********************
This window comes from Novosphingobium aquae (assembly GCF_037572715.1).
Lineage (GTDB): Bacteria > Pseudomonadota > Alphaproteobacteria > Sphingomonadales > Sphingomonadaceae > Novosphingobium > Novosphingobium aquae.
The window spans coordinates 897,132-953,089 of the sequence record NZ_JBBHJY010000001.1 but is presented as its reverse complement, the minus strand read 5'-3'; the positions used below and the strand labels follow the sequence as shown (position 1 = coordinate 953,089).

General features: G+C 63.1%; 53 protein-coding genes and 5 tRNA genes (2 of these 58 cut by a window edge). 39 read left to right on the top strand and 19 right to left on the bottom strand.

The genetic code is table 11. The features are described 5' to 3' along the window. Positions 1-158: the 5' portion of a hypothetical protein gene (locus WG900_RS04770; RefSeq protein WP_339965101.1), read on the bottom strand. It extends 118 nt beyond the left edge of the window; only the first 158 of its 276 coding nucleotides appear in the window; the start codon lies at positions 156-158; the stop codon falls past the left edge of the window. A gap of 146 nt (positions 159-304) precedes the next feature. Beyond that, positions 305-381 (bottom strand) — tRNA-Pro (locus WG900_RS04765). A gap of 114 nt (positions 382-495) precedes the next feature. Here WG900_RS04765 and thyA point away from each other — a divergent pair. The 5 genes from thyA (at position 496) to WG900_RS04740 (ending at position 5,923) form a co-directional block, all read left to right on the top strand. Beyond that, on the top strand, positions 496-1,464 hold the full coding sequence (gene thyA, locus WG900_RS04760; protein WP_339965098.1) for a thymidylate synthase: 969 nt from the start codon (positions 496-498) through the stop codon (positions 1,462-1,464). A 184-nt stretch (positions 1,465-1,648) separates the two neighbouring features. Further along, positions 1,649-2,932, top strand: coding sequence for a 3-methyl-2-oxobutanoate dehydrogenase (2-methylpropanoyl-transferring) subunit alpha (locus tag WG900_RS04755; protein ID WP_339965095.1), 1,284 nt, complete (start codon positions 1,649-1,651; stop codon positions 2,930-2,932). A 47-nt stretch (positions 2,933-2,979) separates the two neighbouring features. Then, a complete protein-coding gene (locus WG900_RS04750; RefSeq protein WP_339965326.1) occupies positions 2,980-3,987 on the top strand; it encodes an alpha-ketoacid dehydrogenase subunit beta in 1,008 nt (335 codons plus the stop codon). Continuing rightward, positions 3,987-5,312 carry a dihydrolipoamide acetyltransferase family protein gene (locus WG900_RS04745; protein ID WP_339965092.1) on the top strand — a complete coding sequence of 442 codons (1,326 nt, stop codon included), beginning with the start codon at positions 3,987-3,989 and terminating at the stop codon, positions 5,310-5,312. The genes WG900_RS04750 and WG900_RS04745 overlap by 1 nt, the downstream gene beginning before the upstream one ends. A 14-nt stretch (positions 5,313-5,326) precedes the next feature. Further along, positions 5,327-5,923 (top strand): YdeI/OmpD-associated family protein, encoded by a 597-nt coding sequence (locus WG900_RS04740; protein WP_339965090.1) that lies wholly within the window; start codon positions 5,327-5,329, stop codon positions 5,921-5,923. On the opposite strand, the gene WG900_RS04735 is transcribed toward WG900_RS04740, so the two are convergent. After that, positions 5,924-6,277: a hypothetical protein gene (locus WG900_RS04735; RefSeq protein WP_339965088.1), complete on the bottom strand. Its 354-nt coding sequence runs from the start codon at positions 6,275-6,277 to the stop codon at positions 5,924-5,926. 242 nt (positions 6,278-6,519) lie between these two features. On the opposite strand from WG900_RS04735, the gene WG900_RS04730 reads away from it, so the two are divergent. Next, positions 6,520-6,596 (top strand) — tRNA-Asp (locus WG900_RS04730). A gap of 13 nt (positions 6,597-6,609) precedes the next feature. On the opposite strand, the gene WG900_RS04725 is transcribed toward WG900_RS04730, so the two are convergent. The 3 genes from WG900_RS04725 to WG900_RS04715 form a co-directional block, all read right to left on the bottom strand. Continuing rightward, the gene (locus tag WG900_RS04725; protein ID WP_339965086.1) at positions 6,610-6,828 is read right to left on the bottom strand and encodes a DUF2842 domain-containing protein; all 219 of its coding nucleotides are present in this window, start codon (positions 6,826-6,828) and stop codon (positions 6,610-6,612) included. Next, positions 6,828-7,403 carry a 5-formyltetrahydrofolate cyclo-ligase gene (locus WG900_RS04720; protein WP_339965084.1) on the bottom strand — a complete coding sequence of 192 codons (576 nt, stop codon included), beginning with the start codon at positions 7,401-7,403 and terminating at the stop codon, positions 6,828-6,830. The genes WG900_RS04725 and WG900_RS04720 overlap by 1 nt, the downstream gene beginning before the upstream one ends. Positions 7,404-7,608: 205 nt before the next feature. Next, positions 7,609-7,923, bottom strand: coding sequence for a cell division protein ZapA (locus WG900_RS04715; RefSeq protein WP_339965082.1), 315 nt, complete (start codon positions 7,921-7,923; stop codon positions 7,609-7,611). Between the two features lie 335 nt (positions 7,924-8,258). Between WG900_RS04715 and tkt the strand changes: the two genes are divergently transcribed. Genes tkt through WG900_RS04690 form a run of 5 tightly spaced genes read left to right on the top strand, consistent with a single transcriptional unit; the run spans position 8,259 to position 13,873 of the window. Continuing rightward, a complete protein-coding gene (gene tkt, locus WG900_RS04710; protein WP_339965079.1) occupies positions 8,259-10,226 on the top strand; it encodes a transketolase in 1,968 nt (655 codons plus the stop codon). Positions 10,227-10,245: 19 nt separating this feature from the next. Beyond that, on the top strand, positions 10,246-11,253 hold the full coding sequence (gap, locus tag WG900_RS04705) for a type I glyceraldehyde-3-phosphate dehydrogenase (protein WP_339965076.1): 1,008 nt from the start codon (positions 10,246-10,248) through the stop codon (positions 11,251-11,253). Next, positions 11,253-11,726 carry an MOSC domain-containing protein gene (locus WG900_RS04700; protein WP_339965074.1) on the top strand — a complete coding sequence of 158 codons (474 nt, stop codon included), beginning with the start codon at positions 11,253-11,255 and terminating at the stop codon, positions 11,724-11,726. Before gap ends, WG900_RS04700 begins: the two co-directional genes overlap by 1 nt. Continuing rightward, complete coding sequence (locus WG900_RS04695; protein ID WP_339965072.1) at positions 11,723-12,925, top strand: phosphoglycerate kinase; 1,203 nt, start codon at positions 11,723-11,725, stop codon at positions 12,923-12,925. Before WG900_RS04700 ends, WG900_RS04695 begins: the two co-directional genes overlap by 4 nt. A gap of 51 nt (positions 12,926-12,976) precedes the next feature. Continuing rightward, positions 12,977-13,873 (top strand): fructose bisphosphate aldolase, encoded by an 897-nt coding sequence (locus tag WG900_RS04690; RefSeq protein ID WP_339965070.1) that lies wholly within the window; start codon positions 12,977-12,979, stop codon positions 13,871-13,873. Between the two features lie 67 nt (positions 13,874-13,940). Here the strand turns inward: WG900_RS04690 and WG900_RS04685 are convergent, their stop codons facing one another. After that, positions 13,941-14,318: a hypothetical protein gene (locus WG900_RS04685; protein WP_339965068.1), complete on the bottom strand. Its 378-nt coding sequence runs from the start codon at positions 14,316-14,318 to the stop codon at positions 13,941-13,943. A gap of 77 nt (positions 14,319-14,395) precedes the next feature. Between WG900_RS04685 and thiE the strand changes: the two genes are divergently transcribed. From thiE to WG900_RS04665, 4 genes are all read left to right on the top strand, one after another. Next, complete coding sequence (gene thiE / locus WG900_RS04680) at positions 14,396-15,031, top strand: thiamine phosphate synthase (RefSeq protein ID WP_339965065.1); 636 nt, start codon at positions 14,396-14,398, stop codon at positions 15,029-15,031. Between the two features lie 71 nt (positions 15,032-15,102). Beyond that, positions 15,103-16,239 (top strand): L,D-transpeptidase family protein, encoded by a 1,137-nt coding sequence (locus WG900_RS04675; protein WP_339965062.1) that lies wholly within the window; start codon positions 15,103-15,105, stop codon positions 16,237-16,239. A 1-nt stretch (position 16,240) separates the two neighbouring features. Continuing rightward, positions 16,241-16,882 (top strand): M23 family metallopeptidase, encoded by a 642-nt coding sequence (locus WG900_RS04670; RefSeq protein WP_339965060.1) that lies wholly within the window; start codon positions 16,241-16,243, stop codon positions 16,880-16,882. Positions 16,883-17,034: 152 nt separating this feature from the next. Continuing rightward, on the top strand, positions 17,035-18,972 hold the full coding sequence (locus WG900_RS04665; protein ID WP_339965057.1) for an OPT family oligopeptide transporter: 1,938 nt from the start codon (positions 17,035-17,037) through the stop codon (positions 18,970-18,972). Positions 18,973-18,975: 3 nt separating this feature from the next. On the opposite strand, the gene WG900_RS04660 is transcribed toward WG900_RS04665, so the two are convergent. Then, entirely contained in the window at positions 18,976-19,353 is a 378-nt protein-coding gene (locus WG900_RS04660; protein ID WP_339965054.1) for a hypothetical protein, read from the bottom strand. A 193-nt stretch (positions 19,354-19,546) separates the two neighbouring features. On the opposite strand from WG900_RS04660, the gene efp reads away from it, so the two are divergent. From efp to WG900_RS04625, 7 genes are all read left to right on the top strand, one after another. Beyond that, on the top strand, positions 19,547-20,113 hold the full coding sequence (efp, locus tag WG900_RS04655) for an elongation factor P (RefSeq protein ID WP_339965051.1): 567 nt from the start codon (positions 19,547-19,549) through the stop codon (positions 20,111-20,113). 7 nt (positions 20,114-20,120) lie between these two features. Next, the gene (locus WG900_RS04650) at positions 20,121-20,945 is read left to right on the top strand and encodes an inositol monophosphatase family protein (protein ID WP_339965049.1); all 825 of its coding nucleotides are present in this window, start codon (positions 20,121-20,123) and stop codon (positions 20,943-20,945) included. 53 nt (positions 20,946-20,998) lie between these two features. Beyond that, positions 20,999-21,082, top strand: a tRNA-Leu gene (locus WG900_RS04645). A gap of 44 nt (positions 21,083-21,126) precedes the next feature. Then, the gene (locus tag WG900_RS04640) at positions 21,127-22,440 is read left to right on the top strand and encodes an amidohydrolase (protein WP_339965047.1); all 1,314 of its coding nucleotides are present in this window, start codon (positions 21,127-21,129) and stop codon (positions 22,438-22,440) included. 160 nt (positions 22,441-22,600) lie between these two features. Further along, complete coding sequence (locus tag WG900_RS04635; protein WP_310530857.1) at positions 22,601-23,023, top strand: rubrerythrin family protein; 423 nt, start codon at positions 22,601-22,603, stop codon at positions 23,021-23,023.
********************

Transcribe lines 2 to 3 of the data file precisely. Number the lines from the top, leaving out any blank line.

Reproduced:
Lineage (GTDB): Bacteria > Pseudomonadota > Alphaproteobacteria > Sphingomonadales > Sphingomonadaceae > Novosphingobium > Novosphingobium aquae.
The window spans coordinates 897,132-953,089 of the sequence record NZ_JBBHJY010000001.1 but is presented as its reverse complement, the minus strand read 5'-3'; the positions used below and the strand labels follow the sequence as shown (position 1 = coordinate 953,089).